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How I live now: What's for Supper Tonight?

It's a shock to me to realise how much my domestic standards had slipped, and it took this lock- in to bring it home to me that since the children grew up, I had all but forgotten about cooking. Giving myself any excuse that came to hand, I issued myself a pass on making supper pretty much every night. 
Oh Dear.

Well there has been a complete turnaround over the past 3 weeks, and no mistake.

Instinctively Margaret and I know we need to keep to a pretty regular routine of mealtimes, for fear of going feral, and we are both quite keen on our food,and also trying not to let the consumption get out of control, what with living and working in closer proximity to fridge and toaster than usual... So whilst breakfast is usually toast and coffee, lunch salad and maybe a spanish omelette which M is very good at making; supper is ideally a bit more of an event.

And as I said, I'm woefully out of practice.  

At first I felt a little bit daunted, I hope M didn't notice this, but as she is writing essays diligently and coping with the confusing anti climax of final university exams, without exams- well, it seems fair that I deal with this challenge most evenings.

What to make? That's the central question, bouncing about in the back of my mind during the morning, which I try to use gainfully, maybe at my desk; while my computer is buffering my gaze strays out of the window and I arrange meals in my head, rotating pasta, rice, potatoes and other more exotic carbs.  As always, I read lots of recipes, but I'm still revisiting my old round of familiar suppers when it comes to deciding what to cook every evening during this quarantine, which already feels as if this might go on indefinitely.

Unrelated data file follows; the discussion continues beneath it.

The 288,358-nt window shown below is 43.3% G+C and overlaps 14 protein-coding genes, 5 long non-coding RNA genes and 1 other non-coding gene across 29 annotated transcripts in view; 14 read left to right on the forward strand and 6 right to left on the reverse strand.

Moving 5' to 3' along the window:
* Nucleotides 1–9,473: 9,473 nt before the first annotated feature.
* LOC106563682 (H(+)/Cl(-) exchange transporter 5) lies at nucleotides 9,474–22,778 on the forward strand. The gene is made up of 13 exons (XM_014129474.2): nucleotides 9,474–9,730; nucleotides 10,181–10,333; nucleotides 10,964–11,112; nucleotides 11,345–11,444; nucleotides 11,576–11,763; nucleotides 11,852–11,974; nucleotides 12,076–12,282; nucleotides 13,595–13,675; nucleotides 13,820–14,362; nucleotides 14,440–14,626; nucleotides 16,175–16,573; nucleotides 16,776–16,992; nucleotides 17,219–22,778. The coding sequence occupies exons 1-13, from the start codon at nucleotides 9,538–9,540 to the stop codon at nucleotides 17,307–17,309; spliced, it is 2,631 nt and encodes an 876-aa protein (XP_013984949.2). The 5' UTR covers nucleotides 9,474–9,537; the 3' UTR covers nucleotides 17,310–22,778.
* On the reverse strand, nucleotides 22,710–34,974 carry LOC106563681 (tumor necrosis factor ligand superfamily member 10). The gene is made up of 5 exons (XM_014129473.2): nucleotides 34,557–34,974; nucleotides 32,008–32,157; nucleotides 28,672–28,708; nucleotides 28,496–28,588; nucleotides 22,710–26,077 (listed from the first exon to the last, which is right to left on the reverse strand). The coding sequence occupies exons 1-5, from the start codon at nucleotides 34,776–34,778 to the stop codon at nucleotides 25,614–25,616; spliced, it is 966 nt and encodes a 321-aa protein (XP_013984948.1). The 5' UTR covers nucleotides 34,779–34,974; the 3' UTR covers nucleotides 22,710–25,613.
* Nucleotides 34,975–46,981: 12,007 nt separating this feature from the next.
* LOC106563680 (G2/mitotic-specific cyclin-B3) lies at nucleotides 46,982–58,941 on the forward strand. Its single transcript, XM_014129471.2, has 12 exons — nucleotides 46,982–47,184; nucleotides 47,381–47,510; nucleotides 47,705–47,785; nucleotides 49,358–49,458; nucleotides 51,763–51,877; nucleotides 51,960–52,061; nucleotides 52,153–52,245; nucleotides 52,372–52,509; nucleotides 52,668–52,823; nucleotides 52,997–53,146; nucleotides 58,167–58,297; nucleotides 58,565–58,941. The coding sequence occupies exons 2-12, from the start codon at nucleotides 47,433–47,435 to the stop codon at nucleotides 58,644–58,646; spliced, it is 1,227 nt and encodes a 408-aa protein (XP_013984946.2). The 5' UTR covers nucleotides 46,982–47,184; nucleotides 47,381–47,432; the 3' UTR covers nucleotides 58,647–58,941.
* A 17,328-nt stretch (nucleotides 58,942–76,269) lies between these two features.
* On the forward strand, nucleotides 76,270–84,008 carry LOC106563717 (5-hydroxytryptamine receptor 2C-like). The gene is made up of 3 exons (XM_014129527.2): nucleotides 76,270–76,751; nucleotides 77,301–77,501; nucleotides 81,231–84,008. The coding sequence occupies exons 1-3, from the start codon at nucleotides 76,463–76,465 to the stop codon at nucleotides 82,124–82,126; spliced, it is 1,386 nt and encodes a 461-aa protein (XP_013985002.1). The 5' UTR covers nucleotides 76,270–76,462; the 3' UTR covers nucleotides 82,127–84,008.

And it's worth explaining that neither of us is keen on bulk buying or advance planning, and we keep stores low, and try not to shop more than 3 times a week. The garden is utterly unproductive, yielding only bay leaves and sage.  Moreover whilst neither of us is vegetarian, we don't feel inclined to eat much meat.

Last night I cooked Dal and Rice, and it was so delicious I will tell you how, because sometimes that's a useful prompt, because it is more evocative than a recipe.

I sliced a huge onion, a stray shallot, a piece of root ginger, some wizened turmeric root and a couple of cloves of garlic into a heavy pan, and while they melted and turned golden over a low heat with a slosh of rapeseed oil, I crushed some assorted spices in a pestle and mortar. 

This is a ritual Mum and I loved when we cooked suppers together - a friend used the photocopier at work to make her a pamphlet of curries and I have loved the sizzling of garlic and onion with fragrant cardomom pods, mustard seeds, fenugreek, cloves, chillis etc. ever since. Don't forget to add salt- crush it with the spices.

I added ground spices to the onions and stirred over the heat for a few minutes; then while the kettle was boiling I added half a sieveful of split red lentils, stirring them into 

the onion mixture before covering with boiling water. Then I stirred occasionally and topped up the water as necessary until the lentils were soft.

I served this fragrant dal with rice (boiled with a bay leaf); spinach (cooked swiftly in a hot pan, a film of oil, and just the water left on the spinach after rinsing); a spoonful of plain rice -and mango chutney. 

I got the rice quantity about right for once, so we ate it all at suppertime, but as there was leftover dal we had it for lunch and M made flatbreads to scoop it up with.

Tonight: macaroni cheese.

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